Synopsis: Two Black women in 1920’s NYC re-establish a friendship, one of the women passes herself off as white. (Streaming on Netflix)
Passing is a story about identity, specifically racial identity. It is also a story about frenemy-ship. The movie is based on a 1929 novella by Nella Larsen which explores the relationship between two light-skinned Black women: Irene (Tessa Thompson, of Creed and Thor: Ragnarok) and Clare (Ruth Negga, of Loving). The two knew each other in school, but haven’t been in touch for years.
Irene/Tessa T. lives in Harlem with her successful doctor husband, Brian (Andre Holland) who is also Black. We see her at the beginning of the movie discreetly moving through “white” public spaces: department stores and a fancy hotel. Irene stops at the latter for a refreshment and is approached by Clare/Ruth N. from across the dining room. She swans over looking like Daisy Buchanan from The Great Gatsby, bedecked in an expensive-looking gossamer dress with her blond hair fashionably marcel-curled. Irene looks a little afraid when Clare insists that they know each other. At first Irene doesn’t recognize her because her Black friend is now presenting as white. Now-white Clare tells Irene that she and her husband are staying at the hotel and invites her to their room to socialize. Irene seems hesitant about Clare’s enthusiastic desire to re-bond. Irene’s going to get a lot more uncomfortable…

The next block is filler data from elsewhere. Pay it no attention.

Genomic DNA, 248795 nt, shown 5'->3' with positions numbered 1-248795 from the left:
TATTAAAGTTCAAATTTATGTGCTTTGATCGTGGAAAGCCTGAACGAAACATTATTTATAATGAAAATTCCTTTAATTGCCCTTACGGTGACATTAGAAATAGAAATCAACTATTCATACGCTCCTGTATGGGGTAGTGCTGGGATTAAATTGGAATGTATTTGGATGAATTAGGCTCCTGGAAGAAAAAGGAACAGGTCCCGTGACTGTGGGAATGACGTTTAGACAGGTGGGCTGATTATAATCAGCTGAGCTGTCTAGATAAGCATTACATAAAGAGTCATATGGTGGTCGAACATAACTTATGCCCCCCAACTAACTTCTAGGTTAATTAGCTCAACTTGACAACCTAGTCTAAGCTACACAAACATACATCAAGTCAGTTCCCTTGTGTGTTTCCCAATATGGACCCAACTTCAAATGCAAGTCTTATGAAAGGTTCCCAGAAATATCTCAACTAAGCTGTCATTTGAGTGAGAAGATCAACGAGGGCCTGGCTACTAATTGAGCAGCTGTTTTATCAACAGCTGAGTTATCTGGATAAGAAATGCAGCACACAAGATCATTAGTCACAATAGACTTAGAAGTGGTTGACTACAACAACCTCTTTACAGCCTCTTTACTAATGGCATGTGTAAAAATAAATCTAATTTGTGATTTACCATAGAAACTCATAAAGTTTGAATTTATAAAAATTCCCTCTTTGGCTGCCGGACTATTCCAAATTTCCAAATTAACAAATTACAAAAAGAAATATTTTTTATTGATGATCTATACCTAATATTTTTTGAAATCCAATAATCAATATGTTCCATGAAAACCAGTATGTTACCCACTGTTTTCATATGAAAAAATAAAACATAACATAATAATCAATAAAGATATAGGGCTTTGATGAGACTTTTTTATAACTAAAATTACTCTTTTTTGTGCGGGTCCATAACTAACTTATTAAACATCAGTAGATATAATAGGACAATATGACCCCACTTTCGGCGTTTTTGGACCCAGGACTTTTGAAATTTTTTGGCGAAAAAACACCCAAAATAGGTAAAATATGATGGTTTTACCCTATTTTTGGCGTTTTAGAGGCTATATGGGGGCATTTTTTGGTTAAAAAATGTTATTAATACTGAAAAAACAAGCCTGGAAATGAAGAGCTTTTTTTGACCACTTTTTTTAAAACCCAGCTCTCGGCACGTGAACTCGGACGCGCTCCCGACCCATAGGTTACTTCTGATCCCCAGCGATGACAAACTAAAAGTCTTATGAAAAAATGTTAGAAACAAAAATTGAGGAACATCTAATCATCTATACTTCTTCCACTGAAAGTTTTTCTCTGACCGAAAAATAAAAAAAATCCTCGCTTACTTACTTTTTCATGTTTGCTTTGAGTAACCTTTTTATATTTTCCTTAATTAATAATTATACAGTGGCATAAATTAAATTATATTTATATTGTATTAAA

Enter Alexander Skarsgard as Clare’s very white husband, John. Irene doesn’t know what to say: does he know his wife is Black? Apparently not because within five minutes he’s making racist jokes– figuring that Irene will laugh along since all three of them are white. Wrong, Mr. Racist, only you are white. Skarsgard gives his character the look of a guy who can go from boisterous fun-lover to raging a-hole in no time flat. Irene wisely makes her excuses and leaves.
Back home, Irene is safe from the powder keg that is Clare’s marriage and gets back to her routine: caring for her two school age sons, catching up with her husband when he gets home from work, managing her household (she has a housekeeper) and organizing charitable events for the Negro League.